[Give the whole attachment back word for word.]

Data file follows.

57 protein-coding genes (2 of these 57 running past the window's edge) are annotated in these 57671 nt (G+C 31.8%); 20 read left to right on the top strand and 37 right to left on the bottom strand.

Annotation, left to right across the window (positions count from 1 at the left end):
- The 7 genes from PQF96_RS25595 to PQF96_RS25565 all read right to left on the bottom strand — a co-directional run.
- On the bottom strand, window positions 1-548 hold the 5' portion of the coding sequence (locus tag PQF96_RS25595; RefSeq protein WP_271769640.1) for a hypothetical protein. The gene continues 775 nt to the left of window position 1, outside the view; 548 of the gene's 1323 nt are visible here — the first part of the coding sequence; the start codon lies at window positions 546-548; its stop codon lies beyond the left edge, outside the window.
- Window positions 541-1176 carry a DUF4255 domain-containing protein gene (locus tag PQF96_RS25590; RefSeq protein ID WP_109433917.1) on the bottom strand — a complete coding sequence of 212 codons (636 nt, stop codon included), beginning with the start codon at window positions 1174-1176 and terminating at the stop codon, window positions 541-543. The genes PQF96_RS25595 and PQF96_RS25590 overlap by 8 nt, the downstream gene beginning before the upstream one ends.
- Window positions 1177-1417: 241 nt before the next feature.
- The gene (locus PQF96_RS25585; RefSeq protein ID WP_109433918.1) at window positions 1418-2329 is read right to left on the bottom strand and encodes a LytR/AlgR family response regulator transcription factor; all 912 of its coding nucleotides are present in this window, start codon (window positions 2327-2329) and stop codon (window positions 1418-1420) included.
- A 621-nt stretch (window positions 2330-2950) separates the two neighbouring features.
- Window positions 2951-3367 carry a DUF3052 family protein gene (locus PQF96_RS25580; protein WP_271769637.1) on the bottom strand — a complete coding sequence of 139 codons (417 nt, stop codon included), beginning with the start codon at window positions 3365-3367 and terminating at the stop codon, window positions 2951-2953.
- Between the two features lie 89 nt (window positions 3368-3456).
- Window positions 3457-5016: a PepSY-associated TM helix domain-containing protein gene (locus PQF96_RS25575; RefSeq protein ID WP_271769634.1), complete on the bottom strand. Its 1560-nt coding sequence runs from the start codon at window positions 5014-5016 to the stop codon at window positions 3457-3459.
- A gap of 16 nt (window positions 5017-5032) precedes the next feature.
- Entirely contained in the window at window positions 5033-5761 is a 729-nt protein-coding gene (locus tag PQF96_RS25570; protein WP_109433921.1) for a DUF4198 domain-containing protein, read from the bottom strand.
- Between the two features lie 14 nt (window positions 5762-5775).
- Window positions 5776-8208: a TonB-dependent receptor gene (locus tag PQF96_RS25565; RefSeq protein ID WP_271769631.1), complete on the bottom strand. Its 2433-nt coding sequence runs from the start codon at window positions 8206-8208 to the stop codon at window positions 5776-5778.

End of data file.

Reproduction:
57 protein-coding genes (2 of these 57 running past the window's edge) are annotated in these 57671 nt (G+C 31.8%); 20 read left to right on the top strand and 37 right to left on the bottom strand.

Annotation, left to right across the window (positions count from 1 at the left end):
- The 7 genes from PQF96_RS25595 to PQF96_RS25565 all read right to left on the bottom strand — a co-directional run.
- On the bottom strand, window positions 1-548 hold the 5' portion of the coding sequence (locus tag PQF96_RS25595; RefSeq protein WP_271769640.1) for a hypothetical protein. The gene continues 775 nt to the left of window position 1, outside the view; 548 of the gene's 1323 nt are visible here — the first part of the coding sequence; the start codon lies at window positions 546-548; its stop codon lies beyond the left edge, outside the window.
- Window positions 541-1176 carry a DUF4255 domain-containing protein gene (locus tag PQF96_RS25590; RefSeq protein ID WP_109433917.1) on the bottom strand — a complete coding sequence of 212 codons (636 nt, stop codon included), beginning with the start codon at window positions 1174-1176 and terminating at the stop codon, window positions 541-543. The genes PQF96_RS25595 and PQF96_RS25590 overlap by 8 nt, the downstream gene beginning before the upstream one ends.
- Window positions 1177-1417: 241 nt before the next feature.
- The gene (locus PQF96_RS25585; RefSeq protein ID WP_109433918.1) at window positions 1418-2329 is read right to left on the bottom strand and encodes a LytR/AlgR family response regulator transcription factor; all 912 of its coding nucleotides are present in this window, start codon (window positions 2327-2329) and stop codon (window positions 1418-1420) included.
- A 621-nt stretch (window positions 2330-2950) separates the two neighbouring features.
- Window positions 2951-3367 carry a DUF3052 family protein gene (locus PQF96_RS25580; protein WP_271769637.1) on the bottom strand — a complete coding sequence of 139 codons (417 nt, stop codon included), beginning with the start codon at window positions 3365-3367 and terminating at the stop codon, window positions 2951-2953.
- Between the two features lie 89 nt (window positions 3368-3456).
- Window positions 3457-5016: a PepSY-associated TM helix domain-containing protein gene (locus PQF96_RS25575; RefSeq protein ID WP_271769634.1), complete on the bottom strand. Its 1560-nt coding sequence runs from the start codon at window positions 5014-5016 to the stop codon at window positions 3457-3459.
- A gap of 16 nt (window positions 5017-5032) precedes the next feature.
- Entirely contained in the window at window positions 5033-5761 is a 729-nt protein-coding gene (locus tag PQF96_RS25570; protein WP_109433921.1) for a DUF4198 domain-containing protein, read from the bottom strand.
- Between the two features lie 14 nt (window positions 5762-5775).
- Window positions 5776-8208: a TonB-dependent receptor gene (locus tag PQF96_RS25565; RefSeq protein ID WP_271769631.1), complete on the bottom strand. Its 2433-nt coding sequence runs from the start codon at window positions 8206-8208 to the stop codon at window positions 5776-5778.